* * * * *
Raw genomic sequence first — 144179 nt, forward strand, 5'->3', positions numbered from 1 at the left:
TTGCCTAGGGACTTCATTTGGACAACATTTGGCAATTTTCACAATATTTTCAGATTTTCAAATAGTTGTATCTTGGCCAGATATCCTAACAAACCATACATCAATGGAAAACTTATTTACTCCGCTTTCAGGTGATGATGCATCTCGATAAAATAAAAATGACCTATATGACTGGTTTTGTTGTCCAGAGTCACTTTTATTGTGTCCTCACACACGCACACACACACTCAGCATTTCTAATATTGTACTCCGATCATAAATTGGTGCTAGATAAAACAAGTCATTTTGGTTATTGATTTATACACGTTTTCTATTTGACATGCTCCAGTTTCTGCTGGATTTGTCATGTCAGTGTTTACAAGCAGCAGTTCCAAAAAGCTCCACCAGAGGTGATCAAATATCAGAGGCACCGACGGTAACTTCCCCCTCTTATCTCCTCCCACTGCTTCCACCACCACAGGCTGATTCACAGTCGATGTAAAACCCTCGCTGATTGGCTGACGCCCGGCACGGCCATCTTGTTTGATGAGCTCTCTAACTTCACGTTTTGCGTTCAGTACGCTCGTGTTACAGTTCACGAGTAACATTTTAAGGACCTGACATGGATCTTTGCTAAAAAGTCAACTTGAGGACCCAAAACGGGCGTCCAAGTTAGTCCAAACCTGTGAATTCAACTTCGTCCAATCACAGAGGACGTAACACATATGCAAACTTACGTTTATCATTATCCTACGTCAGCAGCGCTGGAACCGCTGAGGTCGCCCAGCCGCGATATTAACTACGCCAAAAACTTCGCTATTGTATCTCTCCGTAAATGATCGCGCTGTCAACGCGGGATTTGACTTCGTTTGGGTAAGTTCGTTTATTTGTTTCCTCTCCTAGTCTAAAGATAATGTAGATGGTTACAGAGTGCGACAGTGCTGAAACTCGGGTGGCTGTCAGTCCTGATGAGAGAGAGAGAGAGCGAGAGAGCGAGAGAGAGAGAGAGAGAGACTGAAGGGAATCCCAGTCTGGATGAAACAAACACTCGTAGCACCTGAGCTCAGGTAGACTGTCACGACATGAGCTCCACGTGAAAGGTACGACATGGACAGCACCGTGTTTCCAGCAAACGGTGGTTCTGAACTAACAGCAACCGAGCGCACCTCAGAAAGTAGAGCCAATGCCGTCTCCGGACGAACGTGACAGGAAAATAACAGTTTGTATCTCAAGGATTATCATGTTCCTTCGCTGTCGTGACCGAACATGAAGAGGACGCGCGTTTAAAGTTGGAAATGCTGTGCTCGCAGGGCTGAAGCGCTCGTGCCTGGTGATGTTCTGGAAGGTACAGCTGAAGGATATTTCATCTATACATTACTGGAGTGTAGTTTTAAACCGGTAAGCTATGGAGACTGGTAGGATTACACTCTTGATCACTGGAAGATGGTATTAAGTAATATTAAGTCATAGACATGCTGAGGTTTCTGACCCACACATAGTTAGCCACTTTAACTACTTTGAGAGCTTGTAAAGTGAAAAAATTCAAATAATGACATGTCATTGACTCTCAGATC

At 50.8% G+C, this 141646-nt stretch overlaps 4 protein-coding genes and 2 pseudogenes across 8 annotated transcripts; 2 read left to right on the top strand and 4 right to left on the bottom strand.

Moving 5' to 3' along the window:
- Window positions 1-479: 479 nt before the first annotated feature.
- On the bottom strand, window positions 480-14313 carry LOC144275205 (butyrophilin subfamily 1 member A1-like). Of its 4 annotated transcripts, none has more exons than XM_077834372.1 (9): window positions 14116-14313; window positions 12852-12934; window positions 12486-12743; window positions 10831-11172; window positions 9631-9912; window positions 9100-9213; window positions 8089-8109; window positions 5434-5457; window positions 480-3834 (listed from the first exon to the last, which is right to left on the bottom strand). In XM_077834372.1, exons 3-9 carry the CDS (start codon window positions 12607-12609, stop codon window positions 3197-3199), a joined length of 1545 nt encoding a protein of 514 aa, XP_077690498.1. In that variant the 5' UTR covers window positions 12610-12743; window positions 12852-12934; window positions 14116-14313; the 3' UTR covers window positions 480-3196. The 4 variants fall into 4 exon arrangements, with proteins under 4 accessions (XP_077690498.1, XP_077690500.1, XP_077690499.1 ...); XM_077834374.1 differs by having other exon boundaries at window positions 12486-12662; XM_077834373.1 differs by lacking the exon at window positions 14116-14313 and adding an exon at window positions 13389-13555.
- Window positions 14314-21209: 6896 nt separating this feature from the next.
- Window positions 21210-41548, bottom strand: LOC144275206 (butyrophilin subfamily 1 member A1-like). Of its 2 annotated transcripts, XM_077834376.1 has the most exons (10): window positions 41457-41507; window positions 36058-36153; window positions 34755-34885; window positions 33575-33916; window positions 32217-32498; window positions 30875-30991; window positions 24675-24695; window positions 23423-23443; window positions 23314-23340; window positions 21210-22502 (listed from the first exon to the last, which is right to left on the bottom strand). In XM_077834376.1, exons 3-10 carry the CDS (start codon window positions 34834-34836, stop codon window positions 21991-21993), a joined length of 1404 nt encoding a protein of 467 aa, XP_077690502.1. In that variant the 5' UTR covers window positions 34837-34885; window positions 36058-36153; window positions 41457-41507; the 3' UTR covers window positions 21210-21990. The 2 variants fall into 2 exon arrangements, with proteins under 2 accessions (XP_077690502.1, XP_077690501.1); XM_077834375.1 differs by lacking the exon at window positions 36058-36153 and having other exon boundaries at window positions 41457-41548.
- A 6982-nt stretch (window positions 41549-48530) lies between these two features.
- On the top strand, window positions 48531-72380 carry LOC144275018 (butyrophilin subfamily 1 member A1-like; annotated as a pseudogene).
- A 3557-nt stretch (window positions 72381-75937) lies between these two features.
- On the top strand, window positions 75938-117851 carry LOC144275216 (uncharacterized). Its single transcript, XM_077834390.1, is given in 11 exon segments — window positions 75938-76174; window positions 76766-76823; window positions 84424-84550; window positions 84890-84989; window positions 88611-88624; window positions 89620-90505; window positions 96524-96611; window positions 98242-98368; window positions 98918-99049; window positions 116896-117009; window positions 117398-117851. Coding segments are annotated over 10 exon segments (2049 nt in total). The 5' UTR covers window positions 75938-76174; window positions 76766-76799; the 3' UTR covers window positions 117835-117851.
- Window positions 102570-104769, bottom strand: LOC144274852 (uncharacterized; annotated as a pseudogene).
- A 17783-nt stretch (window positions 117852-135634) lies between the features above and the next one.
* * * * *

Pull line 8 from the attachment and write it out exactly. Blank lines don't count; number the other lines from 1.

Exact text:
- Window positions 21210-41548, bottom strand: LOC144275206 (butyrophilin subfamily 1 member A1-like). Of its 2 annotated transcripts, XM_077834376.1 has the most exons (10): window positions 41457-41507; window positions 36058-36153; window positions 34755-34885; window positions 33575-33916; window positions 32217-32498; window positions 30875-30991; window positions 24675-24695; window positions 23423-23443; window positions 23314-23340; window positions 21210-22502 (listed from the first exon to the last, which is right to left on the bottom strand). In XM_077834376.1, exons 3-10 carry the CDS (start codon window positions 34834-34836, stop codon window positions 21991-21993), a joined length of 1404 nt encoding a protein of 467 aa, XP_077690502.1. In that variant the 5' UTR covers window positions 34837-34885; window positions 36058-36153; window positions 41457-41507; the 3' UTR covers window positions 21210-21990. The 2 variants fall into 2 exon arrangements, with proteins under 2 accessions (XP_077690502.1, XP_077690501.1); XM_077834375.1 differs by lacking the exon at window positions 36058-36153 and having other exon boundaries at window positions 41457-41548.